Magical Perugia

14 June 2013

A couple more days in magical Perugia.

Perugia

Taking steps. One doesn’t find these hilltop towns in Oz or NZ but for the uninitiated the narrow streets and alleys are all linked with steps. Thousands of steps – mostly of a gentle inclination there being such heights and declines to manage – and they meander between tall, ancient buildings whose close walls look as though they could collapse upon you at the slightest shake. But they do not bulldoze and rebuild here. We snuck into one that was under renovation and everywhere we looked they had preserved all that they could of the very, very olde bricke/blocke/stone walls and stairwells. From a conservationist stand point it is laudable. I just hope they don’t get an earthquake or tremor as, though they replace mortar where they can, the old mortar – in some cases centuries old – can’t be too strong.

Mi turno. It was my turn – while trying to find the Laundromat – to trip and fall. Rachel managed to do it in Apia (oh, just remembered, I literally fell ‘flat on my face’ in Leauvaa, Rachel’s family village – made a helluva mess of my face too). This time I had a clean fall, chucking the bag of clothes to the ground and putting my hands out (now why couldn’t I do that in Leauvaa). I broke my fall without any damage. Rachel saw me trip but thought I’d recover; I didn’t. The smooth, worn but very uneven flag and cobblestones of the streets and footpaths are quite treacherous – probably worse in the wet, but I don’t imagine anyone is going to try suing the City for damages caused by them.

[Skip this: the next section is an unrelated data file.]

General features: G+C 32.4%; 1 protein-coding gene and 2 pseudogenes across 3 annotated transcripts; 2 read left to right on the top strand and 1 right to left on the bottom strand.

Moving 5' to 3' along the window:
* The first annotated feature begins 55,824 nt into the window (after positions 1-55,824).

150613 On a train to Rome . . . but, once again Rachel will miss out on seeing la grande dame of – in this instance – Italia. We’re just changing trains there for Bari, way down the south east coast. I don’t have an interest in monster cities packed with tourists. Rachel may choose to visit there some other time.

PerugiaPerugiaYesterday, in our favourite little town of Perugia, we had another accidental lucky find. In taking an alley at random on our walk, we encountered a little old church out of which was coming the sound of horns – so we entered. The building (of only 8m wide by 30m long) had an arched and domed roof that was gaily painted and frescoed with angels and biblical scenes which, though often colourful like these were, I am beginning to find slightly ludicrous (blokes with wings??). Never mind; the acoustics were perfect and the music was coming from a set of students under the tutelage of one maestro and they were all playing saxophones. Big (bass?) ones, medium sized (alto?) and small sized ones (tenor?) and a couple of complicated-looking clarinets. These were pretty advanced students and the music they were playing (reading) was complex. The sound was rich, trilling and very pleasing to the ear. Yes, I meant ‘trilling’; the one piece we recognised was Flight of the Bumble Bees – no mean feat to play on a saxophone I’d guess. As I say the acoustics in the old church were perfect and it was another great yet random experience for us. We shall miss Perugia.

It’s hard to equate what we are doing with ‘Travelling’. ‘Journeying’ perhaps, but it feels more like ‘Visiting’.

From the train windows we can see vast areas of grapes and olives under cultivation. In spite of Italy’s small size I’d venture that their grape cultivation, at least, equals Spain’s. We also note massive solar farms and many hundreds of wind turbine generators. Italy, like Spain, Portugal and Greece may be considered a basket case, but at least they have been using natural, eco-friendly resources to get there.

Keep burning the coal and selling your gas offshore Australia – while keeping the people distracted with your bitchy politics!

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